“Americans love a winner, and will not tolerate a loser!” These are the words spat out like machine gun bullets by actor George C. Scott in the bio movie Patton. The declaration is part of a motivational speech delivered by the general to his soldiers. And no matter how we modern Americans try to position ourselves into “politically correct” cocoons, we still agree with him. Take for example, the typical political election. The moment the results are announced, the loser seems to be automatically beamed – Star Trek-style – into a dark parallel universe. You may know that Franklin Roosevelt was elected to the Presidency in ’32, and re-elected in ‘35, ‘40, and ‘44. But can you name three (or even one) of his four opponents? Don’t feel bad; not many can. After all, they were losers.
A recent news story brought the truth of our winner fixation sharply to light. The so-called “blogosphere” has been abuzz with the tale of a young New Zealand man’s quest to find a special lady. His story is practically a checklist of stereotypical romantic elements. He met the lady –named ‘Katie’ – last New Year’s Eve. He found her on a Hong Kong sidewalk (Don’t we enjoy exotic locales in our love stories?) crying because she had been separated from the friends with whom she was traveling. He cheered her up with his corny sense of humor (think Jimmy Stewart), and after an impromptu night of drinking and dancing the couple parted at 6:00 a.m. when the young woman reconnected with her group. She allegedly swept away into the sunrise, leaving the man with a wisp of a hint that she lived in D.C., and a teasing challenge to “find me.” Truly a Cinderella moment!
But as the immortal Bard would say, there’s the rub. The young man actually did what the lady invited him to do, and he did it in the way that young people do things today: through social media. Armed with a picture he had taken of his potential paramour (instead of a glass slipper) he launched a Facebook call to arms that won him thousands of followers. They made a crusade of locating his illusive lady. Then finally she was found! (The romantic plot line was rising to a giddy crescendo.) But just as it appeared that a memorable moment was about to be added to the annals of whirlwind romance, a cosmic lever was suddenly yanked to the OFF position. The lady, electronically deluged by self-appointed laborers of love, shut down all of her internet social connections.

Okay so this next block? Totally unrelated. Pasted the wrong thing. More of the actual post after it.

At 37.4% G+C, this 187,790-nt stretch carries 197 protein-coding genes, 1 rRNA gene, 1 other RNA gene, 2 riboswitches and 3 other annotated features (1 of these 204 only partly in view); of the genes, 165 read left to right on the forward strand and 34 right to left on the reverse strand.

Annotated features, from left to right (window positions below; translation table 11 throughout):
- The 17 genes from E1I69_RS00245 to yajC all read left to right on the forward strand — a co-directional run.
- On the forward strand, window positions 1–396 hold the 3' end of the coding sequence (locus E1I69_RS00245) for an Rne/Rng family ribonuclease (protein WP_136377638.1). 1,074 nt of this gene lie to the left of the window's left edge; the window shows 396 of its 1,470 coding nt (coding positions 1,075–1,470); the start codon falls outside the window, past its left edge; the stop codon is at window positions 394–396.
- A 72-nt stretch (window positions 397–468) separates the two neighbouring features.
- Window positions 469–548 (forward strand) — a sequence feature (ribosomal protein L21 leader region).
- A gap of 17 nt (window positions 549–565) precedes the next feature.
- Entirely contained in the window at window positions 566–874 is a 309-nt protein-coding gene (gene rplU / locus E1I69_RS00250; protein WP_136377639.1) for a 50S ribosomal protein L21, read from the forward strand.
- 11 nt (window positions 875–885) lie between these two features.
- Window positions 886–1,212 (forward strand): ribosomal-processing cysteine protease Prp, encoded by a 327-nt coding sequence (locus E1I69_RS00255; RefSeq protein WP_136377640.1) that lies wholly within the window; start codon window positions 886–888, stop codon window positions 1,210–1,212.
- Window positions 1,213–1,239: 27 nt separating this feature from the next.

The media jumped on the story, advancing the theme that here was a lady who obviously didn’t want to be found. Bloggers ripped on the New Zealander, contending that in the space of a year, the woman might have married or even had a child. How strangely embarrassing the young man’s quest had been, they implied, an almost sick instance of obviously unrequited passion. “Maybe,” asserted one judgmental blogger, a year is “just enough time for some lonely guy to work himself into a delusional fantasy that she’s waiting for him on the other side.”
Why is the New Zealander being viewed as delusional? Do we think it’s delusional when a man proposes to his girlfriend on national TV or in the middle of a professional sports event? As the man kneels before the object of his love, and grins boyishly upward, taking out the little box, doesn’t the audience exhale intoxicated ooooohs and ahhhhhhs? Of course it does. So what’s the difference? In this case the lady said no. If ‘Katie’ had gushed to reporters about how happy she was to be found; if shots of the happy couple surrounded by their electronic support team abounded, the critics would be pointing their figurative cannons elsewhere. To expand on Patton, let us agree that, for better or worse, it isn’t just Americans who love winners; it’s people in general. And exploring the consequences of this fact requires more space than we have here. Much more.